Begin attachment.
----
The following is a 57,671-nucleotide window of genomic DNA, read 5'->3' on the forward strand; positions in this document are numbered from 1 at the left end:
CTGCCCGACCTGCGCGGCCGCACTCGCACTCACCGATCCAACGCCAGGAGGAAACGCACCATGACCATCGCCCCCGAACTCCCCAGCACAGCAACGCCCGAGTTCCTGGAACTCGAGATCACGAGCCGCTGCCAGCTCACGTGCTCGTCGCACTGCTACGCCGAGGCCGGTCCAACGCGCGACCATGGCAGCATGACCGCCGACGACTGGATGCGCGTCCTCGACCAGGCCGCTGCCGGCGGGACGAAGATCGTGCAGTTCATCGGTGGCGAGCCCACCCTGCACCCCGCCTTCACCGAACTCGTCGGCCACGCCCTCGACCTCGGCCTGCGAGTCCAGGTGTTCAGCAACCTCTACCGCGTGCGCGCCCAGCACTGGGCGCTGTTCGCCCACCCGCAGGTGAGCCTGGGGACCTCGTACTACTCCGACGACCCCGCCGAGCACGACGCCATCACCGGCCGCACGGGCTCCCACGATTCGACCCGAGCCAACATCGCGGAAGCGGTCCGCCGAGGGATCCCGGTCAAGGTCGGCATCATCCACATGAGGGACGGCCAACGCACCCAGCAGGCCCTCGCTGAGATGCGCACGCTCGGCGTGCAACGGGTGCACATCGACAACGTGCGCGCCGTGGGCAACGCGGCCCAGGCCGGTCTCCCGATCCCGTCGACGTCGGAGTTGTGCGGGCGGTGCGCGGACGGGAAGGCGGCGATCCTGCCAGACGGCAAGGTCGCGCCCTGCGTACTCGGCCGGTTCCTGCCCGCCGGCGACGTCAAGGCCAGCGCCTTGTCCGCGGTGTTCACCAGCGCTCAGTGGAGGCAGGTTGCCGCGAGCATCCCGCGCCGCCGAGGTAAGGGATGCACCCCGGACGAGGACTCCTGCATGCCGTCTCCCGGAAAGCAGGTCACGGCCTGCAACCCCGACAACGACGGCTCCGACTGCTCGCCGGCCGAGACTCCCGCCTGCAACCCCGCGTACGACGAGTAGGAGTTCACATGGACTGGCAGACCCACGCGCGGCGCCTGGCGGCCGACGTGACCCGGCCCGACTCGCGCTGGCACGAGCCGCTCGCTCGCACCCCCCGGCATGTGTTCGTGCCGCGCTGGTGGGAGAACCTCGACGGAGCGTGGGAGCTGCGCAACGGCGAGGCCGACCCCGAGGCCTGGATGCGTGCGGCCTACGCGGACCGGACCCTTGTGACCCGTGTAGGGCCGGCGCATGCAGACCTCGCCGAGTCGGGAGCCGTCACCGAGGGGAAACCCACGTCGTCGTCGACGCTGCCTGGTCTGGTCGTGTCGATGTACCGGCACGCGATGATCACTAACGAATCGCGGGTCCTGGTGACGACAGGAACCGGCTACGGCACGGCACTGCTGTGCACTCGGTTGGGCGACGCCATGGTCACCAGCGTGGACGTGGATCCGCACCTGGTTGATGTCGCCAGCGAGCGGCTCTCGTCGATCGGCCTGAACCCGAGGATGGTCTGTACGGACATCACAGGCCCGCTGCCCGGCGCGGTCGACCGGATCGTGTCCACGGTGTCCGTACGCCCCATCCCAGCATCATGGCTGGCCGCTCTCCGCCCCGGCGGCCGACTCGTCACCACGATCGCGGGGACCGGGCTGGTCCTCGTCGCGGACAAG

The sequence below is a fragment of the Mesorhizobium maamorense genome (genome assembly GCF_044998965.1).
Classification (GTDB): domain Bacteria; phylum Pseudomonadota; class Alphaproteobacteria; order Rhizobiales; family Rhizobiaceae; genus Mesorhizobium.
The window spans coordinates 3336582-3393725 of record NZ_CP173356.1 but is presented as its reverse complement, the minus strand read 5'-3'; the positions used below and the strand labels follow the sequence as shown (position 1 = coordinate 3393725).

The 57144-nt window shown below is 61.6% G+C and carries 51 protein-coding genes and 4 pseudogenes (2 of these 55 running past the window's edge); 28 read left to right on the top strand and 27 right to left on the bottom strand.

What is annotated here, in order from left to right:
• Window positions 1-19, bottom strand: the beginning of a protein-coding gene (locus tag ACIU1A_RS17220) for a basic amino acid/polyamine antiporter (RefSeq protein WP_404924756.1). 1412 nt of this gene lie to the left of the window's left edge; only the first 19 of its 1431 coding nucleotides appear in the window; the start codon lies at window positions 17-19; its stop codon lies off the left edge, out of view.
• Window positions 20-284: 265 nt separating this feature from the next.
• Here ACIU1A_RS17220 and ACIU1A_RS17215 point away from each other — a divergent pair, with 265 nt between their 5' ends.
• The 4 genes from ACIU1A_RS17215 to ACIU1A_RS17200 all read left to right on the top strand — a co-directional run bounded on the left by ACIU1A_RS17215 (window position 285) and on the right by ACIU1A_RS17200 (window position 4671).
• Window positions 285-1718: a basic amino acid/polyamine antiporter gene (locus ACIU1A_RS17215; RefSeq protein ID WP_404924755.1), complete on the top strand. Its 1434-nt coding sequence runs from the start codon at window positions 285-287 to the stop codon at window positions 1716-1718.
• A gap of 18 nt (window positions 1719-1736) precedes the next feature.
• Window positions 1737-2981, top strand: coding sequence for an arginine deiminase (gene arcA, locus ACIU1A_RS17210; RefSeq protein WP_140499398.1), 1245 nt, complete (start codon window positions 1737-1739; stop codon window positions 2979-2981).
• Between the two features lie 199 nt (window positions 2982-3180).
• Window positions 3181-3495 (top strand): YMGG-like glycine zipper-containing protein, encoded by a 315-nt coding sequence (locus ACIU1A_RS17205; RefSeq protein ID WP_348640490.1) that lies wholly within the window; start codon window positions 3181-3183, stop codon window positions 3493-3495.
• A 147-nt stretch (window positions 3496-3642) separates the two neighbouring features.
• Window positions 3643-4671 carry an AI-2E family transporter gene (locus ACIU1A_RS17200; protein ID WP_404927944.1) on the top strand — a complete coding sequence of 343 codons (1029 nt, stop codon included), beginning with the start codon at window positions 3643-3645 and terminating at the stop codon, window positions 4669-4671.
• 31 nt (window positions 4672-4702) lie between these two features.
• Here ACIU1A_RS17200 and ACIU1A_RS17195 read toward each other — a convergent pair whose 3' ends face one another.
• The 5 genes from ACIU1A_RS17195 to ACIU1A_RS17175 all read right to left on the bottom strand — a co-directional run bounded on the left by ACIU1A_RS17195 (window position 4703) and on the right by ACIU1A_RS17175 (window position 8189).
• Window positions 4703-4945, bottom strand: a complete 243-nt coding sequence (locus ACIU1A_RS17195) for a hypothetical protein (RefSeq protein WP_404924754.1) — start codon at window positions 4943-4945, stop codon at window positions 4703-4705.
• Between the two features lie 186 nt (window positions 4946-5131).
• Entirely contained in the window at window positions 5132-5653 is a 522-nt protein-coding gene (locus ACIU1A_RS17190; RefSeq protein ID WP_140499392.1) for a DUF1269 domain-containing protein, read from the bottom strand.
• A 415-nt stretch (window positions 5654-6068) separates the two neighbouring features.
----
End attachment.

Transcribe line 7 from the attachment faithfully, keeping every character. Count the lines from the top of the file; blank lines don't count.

What is annotated here, in order from left to right: